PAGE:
Recording: You Know What To Do, You’re My World, No Reply, Any Time At All, Things We Said Today

Studio Two, EMI Studios, Abbey Road
Producer: George Martin
Engineer: Norman Smith

Following Jimmie Nicol's hastily-arranged rehearsal ahead of The Beatles' world tour, John Lennon, Paul McCartney and George Harrison recorded three songs in Abbey Road's Studio Two.

The session lasted from 5.30-9pm, and began with George Harrison recording a demo of You Know What To Do, which remained unreleased until Anthology 1 in 1995; documentation for the session was discovered in 1991, but the tapes only came to light in 1993.

Harrison first recorded a test version of the song lasting just 30 seconds. It was followed by just one full take, lasting 1'56", which was later issued on Anthology 1.

The second song was a version of You're My World, which had been a hit for Cilla Black earlier in 1964. It was not a Lennon-McCartney composition, but had been produced by George Martin and recorded at EMI Studios, Abbey Road.

McCartney led Lennon and Harrison through a brief, off-the-cuff rendition of You're My World lasting for a little over 30 seconds. It has been reported that on this day they also recorded a demo of It's For You, a song which was later given to Cilla Black, but this did not happen.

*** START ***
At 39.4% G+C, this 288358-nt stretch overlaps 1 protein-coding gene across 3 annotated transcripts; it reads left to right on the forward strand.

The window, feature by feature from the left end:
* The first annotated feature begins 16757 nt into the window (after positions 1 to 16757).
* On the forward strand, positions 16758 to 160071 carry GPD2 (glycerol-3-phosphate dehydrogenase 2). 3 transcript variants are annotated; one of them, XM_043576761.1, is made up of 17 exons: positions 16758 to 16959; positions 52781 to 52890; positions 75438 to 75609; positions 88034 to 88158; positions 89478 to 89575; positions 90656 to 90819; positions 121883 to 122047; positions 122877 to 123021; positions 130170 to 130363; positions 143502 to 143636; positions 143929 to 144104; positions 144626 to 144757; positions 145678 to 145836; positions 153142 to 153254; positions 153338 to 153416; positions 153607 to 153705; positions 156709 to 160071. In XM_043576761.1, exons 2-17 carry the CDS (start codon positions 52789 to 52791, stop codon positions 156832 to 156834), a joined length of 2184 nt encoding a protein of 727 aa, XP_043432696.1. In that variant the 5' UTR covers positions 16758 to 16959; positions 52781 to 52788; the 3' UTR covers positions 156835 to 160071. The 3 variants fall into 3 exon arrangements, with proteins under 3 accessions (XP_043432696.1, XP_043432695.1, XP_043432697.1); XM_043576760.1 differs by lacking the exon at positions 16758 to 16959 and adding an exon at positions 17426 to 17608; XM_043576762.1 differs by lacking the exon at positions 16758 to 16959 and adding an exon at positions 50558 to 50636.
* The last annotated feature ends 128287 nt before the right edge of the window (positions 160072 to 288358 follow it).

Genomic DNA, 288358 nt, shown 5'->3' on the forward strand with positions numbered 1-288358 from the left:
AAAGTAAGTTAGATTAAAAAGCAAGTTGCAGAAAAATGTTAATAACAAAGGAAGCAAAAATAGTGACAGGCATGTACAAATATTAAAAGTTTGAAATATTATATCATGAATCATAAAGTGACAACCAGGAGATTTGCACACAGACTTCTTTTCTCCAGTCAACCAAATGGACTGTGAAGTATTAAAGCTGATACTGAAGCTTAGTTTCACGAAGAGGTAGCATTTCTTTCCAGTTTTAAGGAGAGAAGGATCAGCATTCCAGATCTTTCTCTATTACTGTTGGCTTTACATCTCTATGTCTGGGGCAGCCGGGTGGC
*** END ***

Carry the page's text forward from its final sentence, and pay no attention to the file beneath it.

The third recording was a demo of John Lennon's No Reply, which eventually surfaced on Beatles For Sale. Curiously, a drummer is on the tape, although Nicol had departed by this time. It is likely that McCartney filled the drum stool on this occasion, and that Harrison played bass guitar.

There has also been speculation that, had Starr not been taken ill, one of these songs would have been included on A Hard Day's Night, which was, unusually, released with 13 tracks.

Towards the end of the session, the three Beatles taped a number of overdubs onto Any Time At All and Things We Said Today, which were the last recordings made for A Hard Day's Night.

Also on this day...

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One response on “Recording: You Know What To Do, You’re My World, No Reply, Any Time At All, Things We Said Today

  1. Andrew Kemp

    Firstly, I don’t see how it can be Norman Smith on drums because he announces the take.

    The drumming on No Reply is truly terrible and by 1968 Paul was a far, far better drummer than this so I doubt he was this bad 4 years earlier. It’s also extremely unlikely it’s Jimmy Nicol – if they heard him drum like this I doubt they would have hired him for the tour!

    I think it’s John on guitar, Paul on bass (the bass isn’t great either but I think that’s more because of the drumming) and George on drums.

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